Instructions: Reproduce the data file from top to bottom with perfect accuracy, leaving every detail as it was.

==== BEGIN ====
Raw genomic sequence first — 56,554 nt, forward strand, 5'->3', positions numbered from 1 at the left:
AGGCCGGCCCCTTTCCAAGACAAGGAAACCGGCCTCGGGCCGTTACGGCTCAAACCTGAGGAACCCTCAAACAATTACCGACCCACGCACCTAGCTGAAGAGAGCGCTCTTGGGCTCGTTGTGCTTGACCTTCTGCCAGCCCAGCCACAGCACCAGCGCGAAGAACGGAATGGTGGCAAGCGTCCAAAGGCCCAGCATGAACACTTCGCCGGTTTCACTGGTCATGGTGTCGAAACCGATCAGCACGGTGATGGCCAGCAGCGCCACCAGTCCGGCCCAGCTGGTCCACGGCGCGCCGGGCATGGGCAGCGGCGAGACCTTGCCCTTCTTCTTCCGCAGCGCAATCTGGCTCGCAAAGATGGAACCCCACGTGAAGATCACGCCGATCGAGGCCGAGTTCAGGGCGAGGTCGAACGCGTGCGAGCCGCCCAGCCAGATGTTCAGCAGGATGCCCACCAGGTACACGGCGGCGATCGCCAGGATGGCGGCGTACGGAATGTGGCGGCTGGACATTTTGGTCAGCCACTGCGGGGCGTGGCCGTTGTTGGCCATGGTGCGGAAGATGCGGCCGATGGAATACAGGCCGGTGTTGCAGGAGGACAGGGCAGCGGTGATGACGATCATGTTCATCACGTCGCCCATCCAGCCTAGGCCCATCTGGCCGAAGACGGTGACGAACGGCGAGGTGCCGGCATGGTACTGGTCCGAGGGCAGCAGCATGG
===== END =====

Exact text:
Raw genomic sequence first — 56,554 nt, forward strand, 5'->3', positions numbered from 1 at the left:
AGGCCGGCCCCTTTCCAAGACAAGGAAACCGGCCTCGGGCCGTTACGGCTCAAACCTGAGGAACCCTCAAACAATTACCGACCCACGCACCTAGCTGAAGAGAGCGCTCTTGGGCTCGTTGTGCTTGACCTTCTGCCAGCCCAGCCACAGCACCAGCGCGAAGAACGGAATGGTGGCAAGCGTCCAAAGGCCCAGCATGAACACTTCGCCGGTTTCACTGGTCATGGTGTCGAAACCGATCAGCACGGTGATGGCCAGCAGCGCCACCAGTCCGGCCCAGCTGGTCCACGGCGCGCCGGGCATGGGCAGCGGCGAGACCTTGCCCTTCTTCTTCCGCAGCGCAATCTGGCTCGCAAAGATGGAACCCCACGTGAAGATCACGCCGATCGAGGCCGAGTTCAGGGCGAGGTCGAACGCGTGCGAGCCGCCCAGCCAGATGTTCAGCAGGATGCCCACCAGGTACACGGCGGCGATCGCCAGGATGGCGGCGTACGGAATGTGGCGGCTGGACATTTTGGTCAGCCACTGCGGGGCGTGGCCGTTGTTGGCCATGGTGCGGAAGATGCGGCCGATGGAATACAGGCCGGTGTTGCAGGAGGACAGGGCAGCGGTGATGACGATCATGTTCATCACGTCGCCCATCCAGCCTAGGCCCATCTGGCCGAAGACGGTGACGAACGGCGAGGTGCCGGCATGGTACTGGTCCGAGGGCAGCAGCATGG